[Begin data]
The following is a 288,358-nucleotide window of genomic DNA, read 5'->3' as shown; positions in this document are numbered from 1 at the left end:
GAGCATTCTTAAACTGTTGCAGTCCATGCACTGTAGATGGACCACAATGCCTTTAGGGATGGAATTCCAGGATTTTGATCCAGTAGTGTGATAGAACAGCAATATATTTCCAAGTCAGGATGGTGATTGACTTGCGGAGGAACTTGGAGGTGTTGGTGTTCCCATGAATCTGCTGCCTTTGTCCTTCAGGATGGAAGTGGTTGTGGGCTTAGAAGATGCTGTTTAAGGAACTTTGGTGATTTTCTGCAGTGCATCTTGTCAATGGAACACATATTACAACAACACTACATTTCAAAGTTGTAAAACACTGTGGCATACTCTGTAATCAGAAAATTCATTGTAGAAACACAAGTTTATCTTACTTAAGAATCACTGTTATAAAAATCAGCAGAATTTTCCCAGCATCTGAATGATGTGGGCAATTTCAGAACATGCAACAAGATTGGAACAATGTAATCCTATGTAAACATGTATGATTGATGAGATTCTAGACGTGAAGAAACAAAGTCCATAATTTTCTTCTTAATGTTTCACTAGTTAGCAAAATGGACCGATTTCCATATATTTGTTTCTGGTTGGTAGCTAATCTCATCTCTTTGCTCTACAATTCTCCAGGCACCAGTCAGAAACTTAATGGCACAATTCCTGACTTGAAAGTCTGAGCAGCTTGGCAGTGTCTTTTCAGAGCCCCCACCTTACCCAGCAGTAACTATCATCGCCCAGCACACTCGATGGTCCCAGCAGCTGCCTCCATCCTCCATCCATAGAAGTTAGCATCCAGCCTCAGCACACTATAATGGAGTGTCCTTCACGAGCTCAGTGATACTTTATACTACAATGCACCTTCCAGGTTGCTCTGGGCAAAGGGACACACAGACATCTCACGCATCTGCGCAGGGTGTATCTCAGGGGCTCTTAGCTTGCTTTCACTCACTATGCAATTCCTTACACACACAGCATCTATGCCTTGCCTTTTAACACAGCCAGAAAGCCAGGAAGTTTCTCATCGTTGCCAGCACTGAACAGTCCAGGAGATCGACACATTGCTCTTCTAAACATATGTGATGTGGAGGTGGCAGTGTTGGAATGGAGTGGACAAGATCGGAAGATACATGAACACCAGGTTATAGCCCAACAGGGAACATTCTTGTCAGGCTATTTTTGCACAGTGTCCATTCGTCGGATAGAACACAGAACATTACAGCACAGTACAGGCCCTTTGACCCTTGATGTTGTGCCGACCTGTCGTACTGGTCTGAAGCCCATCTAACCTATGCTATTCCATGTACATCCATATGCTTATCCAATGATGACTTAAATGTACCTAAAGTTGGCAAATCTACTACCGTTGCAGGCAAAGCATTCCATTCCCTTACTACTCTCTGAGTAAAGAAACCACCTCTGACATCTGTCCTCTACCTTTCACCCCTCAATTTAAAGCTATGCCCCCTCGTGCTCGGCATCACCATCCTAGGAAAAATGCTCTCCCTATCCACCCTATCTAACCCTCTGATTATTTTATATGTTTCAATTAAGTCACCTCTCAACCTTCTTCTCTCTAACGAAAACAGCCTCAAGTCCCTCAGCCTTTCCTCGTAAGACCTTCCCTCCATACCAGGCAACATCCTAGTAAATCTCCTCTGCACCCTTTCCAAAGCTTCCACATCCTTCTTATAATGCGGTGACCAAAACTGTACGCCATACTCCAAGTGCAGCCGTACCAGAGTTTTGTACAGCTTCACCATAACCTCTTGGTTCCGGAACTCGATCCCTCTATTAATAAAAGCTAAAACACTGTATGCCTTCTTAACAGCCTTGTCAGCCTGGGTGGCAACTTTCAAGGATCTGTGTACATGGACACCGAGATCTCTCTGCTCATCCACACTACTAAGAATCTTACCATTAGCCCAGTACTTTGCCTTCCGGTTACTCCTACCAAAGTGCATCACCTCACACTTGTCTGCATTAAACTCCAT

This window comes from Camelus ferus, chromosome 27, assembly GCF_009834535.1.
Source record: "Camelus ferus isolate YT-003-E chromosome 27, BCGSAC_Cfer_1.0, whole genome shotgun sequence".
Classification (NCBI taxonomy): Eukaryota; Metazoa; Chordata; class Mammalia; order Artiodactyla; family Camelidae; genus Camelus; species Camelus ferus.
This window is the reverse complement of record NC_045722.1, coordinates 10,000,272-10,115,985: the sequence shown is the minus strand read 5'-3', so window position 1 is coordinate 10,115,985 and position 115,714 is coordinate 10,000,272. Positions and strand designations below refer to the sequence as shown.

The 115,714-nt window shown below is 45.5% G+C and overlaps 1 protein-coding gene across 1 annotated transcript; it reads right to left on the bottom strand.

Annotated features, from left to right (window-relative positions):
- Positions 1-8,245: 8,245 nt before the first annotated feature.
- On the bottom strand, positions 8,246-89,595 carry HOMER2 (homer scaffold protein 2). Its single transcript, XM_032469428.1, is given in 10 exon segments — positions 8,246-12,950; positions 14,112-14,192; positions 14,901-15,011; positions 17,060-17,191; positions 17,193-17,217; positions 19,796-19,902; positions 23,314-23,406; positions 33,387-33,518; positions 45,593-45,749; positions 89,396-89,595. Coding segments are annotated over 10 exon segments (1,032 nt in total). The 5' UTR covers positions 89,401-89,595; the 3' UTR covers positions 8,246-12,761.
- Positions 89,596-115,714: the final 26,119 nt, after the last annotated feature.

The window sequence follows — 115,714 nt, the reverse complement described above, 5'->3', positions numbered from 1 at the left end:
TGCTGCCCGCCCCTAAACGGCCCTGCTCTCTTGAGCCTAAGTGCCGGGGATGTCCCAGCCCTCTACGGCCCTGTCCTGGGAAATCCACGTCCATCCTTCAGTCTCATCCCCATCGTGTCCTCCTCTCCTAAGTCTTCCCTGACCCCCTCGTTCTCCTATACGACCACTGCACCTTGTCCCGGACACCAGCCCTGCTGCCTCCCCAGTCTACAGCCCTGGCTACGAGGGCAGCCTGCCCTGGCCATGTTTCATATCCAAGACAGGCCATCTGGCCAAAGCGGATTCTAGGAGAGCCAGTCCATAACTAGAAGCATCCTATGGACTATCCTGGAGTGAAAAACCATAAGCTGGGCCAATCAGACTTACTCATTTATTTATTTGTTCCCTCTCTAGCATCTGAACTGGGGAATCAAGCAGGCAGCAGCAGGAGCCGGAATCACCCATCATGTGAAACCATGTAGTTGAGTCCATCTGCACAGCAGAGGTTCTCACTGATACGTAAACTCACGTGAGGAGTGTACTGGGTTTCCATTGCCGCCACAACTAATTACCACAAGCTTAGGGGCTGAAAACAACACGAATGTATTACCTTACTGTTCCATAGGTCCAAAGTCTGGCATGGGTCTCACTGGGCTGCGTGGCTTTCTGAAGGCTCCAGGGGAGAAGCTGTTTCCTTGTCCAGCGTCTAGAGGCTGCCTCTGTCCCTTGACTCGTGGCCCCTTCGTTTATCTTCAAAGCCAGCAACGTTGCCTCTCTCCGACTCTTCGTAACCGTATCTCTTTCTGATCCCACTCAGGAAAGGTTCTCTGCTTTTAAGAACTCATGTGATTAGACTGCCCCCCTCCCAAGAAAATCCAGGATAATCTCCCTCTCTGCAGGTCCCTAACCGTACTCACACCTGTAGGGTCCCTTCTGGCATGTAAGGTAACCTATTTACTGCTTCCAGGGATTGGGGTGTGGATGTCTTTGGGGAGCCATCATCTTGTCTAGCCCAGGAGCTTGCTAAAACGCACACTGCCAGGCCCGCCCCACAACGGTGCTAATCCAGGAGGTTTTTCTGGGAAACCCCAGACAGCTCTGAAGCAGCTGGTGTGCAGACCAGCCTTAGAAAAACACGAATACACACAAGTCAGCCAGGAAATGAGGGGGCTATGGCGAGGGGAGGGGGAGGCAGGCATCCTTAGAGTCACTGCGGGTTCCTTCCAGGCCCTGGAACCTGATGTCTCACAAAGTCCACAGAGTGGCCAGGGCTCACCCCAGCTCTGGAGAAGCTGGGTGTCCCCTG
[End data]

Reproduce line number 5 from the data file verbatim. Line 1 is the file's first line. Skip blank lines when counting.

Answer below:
Classification (NCBI taxonomy): Eukaryota; Metazoa; Chordata; class Mammalia; order Artiodactyla; family Camelidae; genus Camelus; species Camelus ferus.